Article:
Saturday, 29 November 2008

International No Shopping Day - Hurray!

Now, this is more like it! An entire day devoted to the studied avoidance of consumerism; twenty-four hours of not being deluded into thinking that the route to happiness lies in conspicuous consumption. In the midst of International Week of the Keyboard, World Nest-Of-Tables Day or the European City of Plywood Manufacturing, this is a day whose cause I can subscribe to wholeheartedly; this is a issue worthy of a good deal more attention.
I am well-known, in those circles where I am well known, for my frugality of lifestyle. Not for me the flash cars and the fancy meals; not for me the monogrammed, designer cassocks or the patent-leather chasuble. Oh no. When one is in receipt of a modest stipend, supplemented by the odd (decidedly) half-hour of teaching and some solo singing at fifty quid a pop one needs to live within one's means.
Many times in these financial straitened months have I been asked to 'share the secret', as it were. It is with increasingly regularity that I am petitioned for advice on matters of financial frugality. People are clearly 'tightening their belts' a little, and who better to go to for advice than someone used to half-a-lifetime of living on next-to-nothing. So, here is Can Bass's Guide to the Credit Crunch:
1. Live within your means

2. Treat shopping as a necessity rather than a hobby;

3. In supermarkets, look above and below the 'eye level' shelves;

4. Use a weekly market, if you have one;

5. Put on an extra layer of clothes, and turn the heating down.

And that's it!

Saturday, 22 November 2008

St Cecilia

Today cannot pass without mention of the Patron Saint of Music. Little is known of St Cecilia, but by all accounts she was a tough old bird (not unlike the Chapter secretary). Her martyrdom was a long drawn out affair, involving all manner of indignities. Her 'early bath' was followed by not one, not two, but three attempts at decapitation! Understandably affronted, Cecilia retired to her chamber and lived for a further three days - singing the Almighty's praise, if you please! - before the great conductor in the sky reached the final downbeat.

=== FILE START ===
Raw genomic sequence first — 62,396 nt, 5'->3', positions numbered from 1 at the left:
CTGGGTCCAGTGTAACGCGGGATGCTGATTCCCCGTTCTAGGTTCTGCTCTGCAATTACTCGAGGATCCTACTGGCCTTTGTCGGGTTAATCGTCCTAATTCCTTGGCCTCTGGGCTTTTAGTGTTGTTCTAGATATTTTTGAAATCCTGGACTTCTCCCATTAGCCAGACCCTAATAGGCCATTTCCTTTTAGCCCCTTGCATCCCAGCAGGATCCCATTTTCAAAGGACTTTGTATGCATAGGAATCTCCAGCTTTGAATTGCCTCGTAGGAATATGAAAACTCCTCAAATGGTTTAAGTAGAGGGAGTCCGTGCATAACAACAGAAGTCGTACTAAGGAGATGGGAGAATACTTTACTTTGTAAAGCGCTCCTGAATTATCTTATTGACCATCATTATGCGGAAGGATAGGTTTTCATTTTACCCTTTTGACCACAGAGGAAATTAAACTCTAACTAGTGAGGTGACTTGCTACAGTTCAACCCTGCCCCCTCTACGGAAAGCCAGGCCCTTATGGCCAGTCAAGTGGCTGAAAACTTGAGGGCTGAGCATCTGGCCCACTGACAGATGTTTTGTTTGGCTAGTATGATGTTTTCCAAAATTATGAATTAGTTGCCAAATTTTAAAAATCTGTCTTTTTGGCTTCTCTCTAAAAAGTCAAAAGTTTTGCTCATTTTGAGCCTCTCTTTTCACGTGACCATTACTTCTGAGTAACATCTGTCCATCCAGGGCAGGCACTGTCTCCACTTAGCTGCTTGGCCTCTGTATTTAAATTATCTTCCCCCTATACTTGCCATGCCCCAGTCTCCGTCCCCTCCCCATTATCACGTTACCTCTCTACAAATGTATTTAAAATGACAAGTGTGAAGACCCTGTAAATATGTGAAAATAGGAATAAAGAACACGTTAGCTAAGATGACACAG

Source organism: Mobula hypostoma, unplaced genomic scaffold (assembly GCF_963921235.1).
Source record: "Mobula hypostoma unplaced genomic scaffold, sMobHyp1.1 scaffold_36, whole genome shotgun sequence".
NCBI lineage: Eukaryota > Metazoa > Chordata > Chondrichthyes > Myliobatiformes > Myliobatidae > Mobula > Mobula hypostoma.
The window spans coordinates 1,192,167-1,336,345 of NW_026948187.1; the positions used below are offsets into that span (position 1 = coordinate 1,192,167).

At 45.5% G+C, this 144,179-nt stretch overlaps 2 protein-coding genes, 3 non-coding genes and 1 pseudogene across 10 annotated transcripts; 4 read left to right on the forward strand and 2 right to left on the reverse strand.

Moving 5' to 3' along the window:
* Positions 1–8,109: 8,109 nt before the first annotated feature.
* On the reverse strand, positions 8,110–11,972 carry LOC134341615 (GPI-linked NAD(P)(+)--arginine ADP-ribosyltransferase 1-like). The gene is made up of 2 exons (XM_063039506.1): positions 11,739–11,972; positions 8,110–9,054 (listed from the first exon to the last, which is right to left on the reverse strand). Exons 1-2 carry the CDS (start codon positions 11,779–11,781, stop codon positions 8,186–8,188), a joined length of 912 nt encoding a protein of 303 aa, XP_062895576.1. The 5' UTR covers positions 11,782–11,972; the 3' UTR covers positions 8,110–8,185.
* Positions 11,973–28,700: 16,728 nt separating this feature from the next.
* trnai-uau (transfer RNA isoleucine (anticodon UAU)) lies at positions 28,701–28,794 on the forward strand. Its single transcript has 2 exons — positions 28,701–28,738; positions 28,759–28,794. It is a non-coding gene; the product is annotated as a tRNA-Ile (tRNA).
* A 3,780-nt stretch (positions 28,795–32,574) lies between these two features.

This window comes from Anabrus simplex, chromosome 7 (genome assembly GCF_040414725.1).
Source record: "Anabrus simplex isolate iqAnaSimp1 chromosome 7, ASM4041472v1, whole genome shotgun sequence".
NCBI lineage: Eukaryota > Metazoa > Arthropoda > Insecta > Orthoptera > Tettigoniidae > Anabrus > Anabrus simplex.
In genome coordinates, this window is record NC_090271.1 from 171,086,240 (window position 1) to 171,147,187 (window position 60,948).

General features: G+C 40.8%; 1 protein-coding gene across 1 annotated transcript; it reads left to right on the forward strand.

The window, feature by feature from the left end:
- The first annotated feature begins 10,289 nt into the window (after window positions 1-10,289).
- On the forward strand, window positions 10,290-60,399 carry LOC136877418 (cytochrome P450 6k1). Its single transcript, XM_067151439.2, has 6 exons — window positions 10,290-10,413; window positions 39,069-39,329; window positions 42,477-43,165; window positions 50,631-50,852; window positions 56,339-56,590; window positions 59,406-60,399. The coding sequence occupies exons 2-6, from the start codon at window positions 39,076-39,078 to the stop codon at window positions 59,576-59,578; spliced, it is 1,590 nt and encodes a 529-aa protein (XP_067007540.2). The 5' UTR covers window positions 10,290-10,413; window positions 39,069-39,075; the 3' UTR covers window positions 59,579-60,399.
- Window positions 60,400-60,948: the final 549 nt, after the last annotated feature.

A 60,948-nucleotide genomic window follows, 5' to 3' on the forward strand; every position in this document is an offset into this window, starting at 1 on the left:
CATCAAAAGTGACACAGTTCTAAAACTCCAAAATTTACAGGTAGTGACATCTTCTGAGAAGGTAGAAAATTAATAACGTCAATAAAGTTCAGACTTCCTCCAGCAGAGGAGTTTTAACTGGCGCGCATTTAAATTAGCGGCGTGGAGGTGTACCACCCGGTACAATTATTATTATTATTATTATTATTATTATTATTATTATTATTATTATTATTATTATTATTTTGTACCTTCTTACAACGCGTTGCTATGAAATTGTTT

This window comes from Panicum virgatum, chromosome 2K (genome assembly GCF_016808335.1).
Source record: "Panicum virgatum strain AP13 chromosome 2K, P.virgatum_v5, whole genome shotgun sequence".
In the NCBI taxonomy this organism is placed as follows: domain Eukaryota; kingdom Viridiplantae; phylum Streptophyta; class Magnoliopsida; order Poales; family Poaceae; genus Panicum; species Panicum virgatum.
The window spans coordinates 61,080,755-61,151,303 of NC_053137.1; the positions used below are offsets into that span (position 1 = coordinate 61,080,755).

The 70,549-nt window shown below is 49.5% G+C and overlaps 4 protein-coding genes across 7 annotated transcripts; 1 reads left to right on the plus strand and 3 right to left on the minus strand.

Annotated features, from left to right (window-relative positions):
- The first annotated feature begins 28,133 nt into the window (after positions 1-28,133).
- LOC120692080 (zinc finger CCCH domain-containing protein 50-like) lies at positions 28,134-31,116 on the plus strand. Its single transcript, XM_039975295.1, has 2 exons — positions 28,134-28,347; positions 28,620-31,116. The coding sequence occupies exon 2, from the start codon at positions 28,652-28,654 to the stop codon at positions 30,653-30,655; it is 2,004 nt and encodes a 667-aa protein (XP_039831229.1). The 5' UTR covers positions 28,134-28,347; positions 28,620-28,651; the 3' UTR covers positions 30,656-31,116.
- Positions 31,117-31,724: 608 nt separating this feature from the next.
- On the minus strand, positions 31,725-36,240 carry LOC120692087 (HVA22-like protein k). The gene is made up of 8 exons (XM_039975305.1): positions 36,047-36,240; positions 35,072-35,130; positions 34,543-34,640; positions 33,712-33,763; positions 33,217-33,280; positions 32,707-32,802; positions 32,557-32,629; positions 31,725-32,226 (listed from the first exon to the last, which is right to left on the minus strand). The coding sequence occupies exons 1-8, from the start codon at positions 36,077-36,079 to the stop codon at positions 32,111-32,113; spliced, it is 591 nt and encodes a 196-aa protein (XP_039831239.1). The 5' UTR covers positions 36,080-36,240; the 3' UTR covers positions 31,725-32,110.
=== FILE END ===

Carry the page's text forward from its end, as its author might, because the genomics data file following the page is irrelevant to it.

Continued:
But enough of all that nonsense. It has long been a tradition in this sceptered isle of ours to celebrate the day with a setting of John Dryden's Ode to St Cecilia. You know, the one that begins...

From Harmony, from heav'nly harmony
This universal frame began...

You don't know it? Well, you should. And in my humble and uneducated opinion the likes of Professor Stephen Hawkwind, Dickhead Dawkins, not to mention Albert Einstein, Isaac Newton, Werner Heisenberg, Max Planck, Ludwig Log, Niels Bohr, Erwin Schrödinger and the entire host of particle cosmologists or whatever they choose to call themselves could have saved themselves a good deal of time sweating over impossible mathematical calculations if they'd merely read John Dryden's Ode first, as it effectively says everything there is to say about the origin of the universe, only with a great deal more poetry and none of the difficult sums.

However. My own favourite setting of this noble Ode comes from the pen of one Giovanni Battista Draghi. Oh, there are others, including many from great Englishman like John Blow, Henry Purcell, Frederick Handel (who said he was German?) and Benjamin Britten (ok, so he was a homosexual, but we must not hold that against him). So why, I hear you cry from the vastness of cyber-space, is your favourite setting from the pen of an Italian? Well it isn't, or at least he wasn't. Not really. He was certainly as much of an Englishman as Handel. Why, I feel certain he would have been born on these fragrant shores if only his parents hadn't been unspeakable dagos. But no matter. It is, quite simply, the finest setting of this admirable text known to man. Or woman. And not just because it has some spectacular bass solo's, either.

Friday, 14 November 2008

Dramatis Personae